It may be an accident, a lane closed, construction or a rush of people trying to come home but there are many reasons why traffic jams occur.
The top-ranked chokepoint in the nation is in Chicago, a stretch of highway that extends 12 miles, costs motorists 16.9 million hours’ worth of time and wastes more than 6.3 million gallons of fuel while cars idle or crawl in traffic. The Los Angeles region has far more gridlocked areas than any other metropolitan area, claiming the next six of the ten worst spots.
Those are among the findings of a new study that identifies and ranks the country’s 50 worst traffic bottlenecks.
In addition to 3 in Chicago and a total of 12 in Los Angeles, the list includes trouble spots in these other metropolitan regions: 9 in and around New York City, 3 near Washington, 3 in Houston, 3 in Boston, 3 in Dallas, 3 in Miami, 2 in Atlanta, 2 in Philadelphia, and 2 in San Francisco/Oakland. Austin ranked number 10 on the list.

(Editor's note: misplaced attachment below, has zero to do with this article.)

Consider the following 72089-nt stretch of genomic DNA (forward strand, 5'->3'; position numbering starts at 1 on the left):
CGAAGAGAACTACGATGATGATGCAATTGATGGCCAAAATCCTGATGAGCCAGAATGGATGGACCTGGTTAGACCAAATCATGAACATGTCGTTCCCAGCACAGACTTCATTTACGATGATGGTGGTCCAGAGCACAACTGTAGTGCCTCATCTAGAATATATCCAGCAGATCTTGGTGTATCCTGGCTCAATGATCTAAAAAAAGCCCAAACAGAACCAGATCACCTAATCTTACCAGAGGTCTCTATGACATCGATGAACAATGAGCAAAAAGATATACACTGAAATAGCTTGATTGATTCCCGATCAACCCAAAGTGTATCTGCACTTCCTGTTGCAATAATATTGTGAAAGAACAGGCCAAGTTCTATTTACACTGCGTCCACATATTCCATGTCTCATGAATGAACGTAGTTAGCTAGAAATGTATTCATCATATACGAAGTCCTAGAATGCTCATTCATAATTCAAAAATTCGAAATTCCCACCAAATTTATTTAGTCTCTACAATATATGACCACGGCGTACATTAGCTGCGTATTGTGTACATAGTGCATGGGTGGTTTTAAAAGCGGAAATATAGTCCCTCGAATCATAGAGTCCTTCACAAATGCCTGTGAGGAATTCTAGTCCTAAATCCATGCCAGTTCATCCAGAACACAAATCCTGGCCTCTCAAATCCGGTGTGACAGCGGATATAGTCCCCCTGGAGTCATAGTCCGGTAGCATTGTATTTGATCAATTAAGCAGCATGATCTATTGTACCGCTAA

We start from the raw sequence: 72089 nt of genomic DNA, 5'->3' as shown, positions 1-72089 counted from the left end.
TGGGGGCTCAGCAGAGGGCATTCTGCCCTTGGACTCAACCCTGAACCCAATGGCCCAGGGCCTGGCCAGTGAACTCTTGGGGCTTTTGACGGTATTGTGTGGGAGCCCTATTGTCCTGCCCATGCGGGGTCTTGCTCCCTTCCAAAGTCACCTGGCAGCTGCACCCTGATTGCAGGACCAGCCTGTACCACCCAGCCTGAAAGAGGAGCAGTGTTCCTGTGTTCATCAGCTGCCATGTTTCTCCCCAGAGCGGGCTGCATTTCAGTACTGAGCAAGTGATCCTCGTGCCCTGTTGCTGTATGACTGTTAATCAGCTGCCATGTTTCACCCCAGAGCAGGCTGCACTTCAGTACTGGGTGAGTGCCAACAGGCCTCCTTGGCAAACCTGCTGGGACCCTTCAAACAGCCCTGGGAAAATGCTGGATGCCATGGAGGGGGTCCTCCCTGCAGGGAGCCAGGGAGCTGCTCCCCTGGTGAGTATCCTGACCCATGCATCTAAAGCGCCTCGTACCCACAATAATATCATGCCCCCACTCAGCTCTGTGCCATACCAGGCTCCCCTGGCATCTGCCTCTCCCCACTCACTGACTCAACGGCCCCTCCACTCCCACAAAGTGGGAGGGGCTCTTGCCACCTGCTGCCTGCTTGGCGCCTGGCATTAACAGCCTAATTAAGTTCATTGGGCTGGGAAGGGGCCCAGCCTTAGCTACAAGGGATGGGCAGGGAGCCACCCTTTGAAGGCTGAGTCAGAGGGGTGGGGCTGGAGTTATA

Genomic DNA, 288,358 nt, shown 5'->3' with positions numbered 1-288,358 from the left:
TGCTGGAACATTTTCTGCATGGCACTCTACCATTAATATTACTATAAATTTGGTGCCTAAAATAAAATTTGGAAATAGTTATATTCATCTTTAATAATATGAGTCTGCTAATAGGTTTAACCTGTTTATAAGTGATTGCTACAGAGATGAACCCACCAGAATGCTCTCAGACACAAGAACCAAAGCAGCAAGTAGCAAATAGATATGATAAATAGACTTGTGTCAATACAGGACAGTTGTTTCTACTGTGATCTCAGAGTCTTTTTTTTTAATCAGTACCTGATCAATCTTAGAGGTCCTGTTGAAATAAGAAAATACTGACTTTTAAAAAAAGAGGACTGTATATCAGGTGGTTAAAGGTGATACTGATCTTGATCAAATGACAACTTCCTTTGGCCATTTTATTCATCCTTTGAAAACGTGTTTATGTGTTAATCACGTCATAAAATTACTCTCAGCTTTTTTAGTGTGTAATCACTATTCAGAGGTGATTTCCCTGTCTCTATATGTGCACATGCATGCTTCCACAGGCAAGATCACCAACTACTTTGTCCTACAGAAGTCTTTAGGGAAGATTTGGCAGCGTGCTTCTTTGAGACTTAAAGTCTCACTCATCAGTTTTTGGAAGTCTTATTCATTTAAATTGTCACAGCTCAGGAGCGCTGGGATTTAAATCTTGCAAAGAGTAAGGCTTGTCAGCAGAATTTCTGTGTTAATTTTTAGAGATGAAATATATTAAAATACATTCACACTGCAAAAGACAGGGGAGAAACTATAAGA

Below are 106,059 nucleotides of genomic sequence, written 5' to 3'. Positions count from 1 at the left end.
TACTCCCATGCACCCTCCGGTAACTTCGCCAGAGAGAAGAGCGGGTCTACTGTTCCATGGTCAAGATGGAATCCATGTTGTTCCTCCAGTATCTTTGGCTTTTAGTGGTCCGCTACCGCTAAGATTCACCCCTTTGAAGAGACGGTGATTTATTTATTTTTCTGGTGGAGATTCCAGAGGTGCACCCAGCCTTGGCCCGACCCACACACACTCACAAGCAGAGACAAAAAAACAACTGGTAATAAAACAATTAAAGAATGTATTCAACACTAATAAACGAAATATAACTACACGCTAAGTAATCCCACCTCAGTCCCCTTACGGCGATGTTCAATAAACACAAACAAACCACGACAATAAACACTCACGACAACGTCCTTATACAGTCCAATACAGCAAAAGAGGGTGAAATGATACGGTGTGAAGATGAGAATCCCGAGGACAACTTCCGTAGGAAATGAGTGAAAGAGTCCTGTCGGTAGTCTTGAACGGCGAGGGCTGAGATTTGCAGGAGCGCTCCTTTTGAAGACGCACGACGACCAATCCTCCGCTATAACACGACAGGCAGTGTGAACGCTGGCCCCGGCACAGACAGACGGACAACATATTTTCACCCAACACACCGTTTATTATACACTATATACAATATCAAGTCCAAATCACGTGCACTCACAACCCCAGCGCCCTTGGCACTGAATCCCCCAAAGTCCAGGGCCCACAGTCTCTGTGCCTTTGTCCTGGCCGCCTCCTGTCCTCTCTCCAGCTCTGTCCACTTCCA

The report, “Unclogging America’s Arteries 2015; Prescriptions for Healthier Highways,” released on Monday by the American Highway Users Alliance, a nonprofit advocacy group, also provided a detailed analysis on the top 30 bottlenecks, including the size and costs of the delays, and environmental and safety impacts.
Bottlenecks were ranked based on backups in both directions over the entire day, not just during rush hours, the group said.
“The good news is that this problem is solvable, and Congress can be part of the solution, U.S. Transportation Secretary Anthony Foxx said in a statement following his address at a press conference at The National Press Club in Washington to announce the release of the report. “As a long-term surface transportation bill moves through conference, I urge our elected leaders to provide the funding growth and policies that are necessary to improve commutes, to raise the bar for safety, and to keep the country moving in the 21st century.”
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